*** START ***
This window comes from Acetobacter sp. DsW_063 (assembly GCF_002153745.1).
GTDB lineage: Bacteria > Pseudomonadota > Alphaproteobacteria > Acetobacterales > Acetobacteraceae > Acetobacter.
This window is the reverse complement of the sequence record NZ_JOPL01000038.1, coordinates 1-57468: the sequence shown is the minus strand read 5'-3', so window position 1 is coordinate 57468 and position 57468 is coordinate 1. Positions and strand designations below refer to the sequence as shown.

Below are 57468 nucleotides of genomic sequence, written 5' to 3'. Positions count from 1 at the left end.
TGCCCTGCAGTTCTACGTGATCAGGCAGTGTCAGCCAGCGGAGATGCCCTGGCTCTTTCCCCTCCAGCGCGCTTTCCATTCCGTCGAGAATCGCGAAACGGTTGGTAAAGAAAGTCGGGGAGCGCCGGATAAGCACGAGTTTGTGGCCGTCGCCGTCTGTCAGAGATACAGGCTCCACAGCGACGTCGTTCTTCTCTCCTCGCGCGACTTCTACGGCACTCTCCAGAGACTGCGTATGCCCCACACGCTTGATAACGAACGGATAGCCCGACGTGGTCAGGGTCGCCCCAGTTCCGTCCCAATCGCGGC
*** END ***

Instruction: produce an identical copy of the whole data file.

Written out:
This window comes from Acetobacter sp. DsW_063 (assembly GCF_002153745.1).
GTDB lineage: Bacteria > Pseudomonadota > Alphaproteobacteria > Acetobacterales > Acetobacteraceae > Acetobacter.
This window is the reverse complement of the sequence record NZ_JOPL01000038.1, coordinates 1-57468: the sequence shown is the minus strand read 5'-3', so window position 1 is coordinate 57468 and position 57468 is coordinate 1. Positions and strand designations below refer to the sequence as shown.

Below are 57468 nucleotides of genomic sequence, written 5' to 3'. Positions count from 1 at the left end.
TGCCCTGCAGTTCTACGTGATCAGGCAGTGTCAGCCAGCGGAGATGCCCTGGCTCTTTCCCCTCCAGCGCGCTTTCCATTCCGTCGAGAATCGCGAAACGGTTGGTAAAGAAAGTCGGGGAGCGCCGGATAAGCACGAGTTTGTGGCCGTCGCCGTCTGTCAGAGATACAGGCTCCACAGCGACGTCGTTCTTCTCTCCTCGCGCGACTTCTACGGCACTCTCCAGAGACTGCGTATGCCCCACACGCTTGATAACGAACGGATAGCCCGACGTGGTCAGGGTCGCCCCAGTTCCGTCCCAATCGCGGC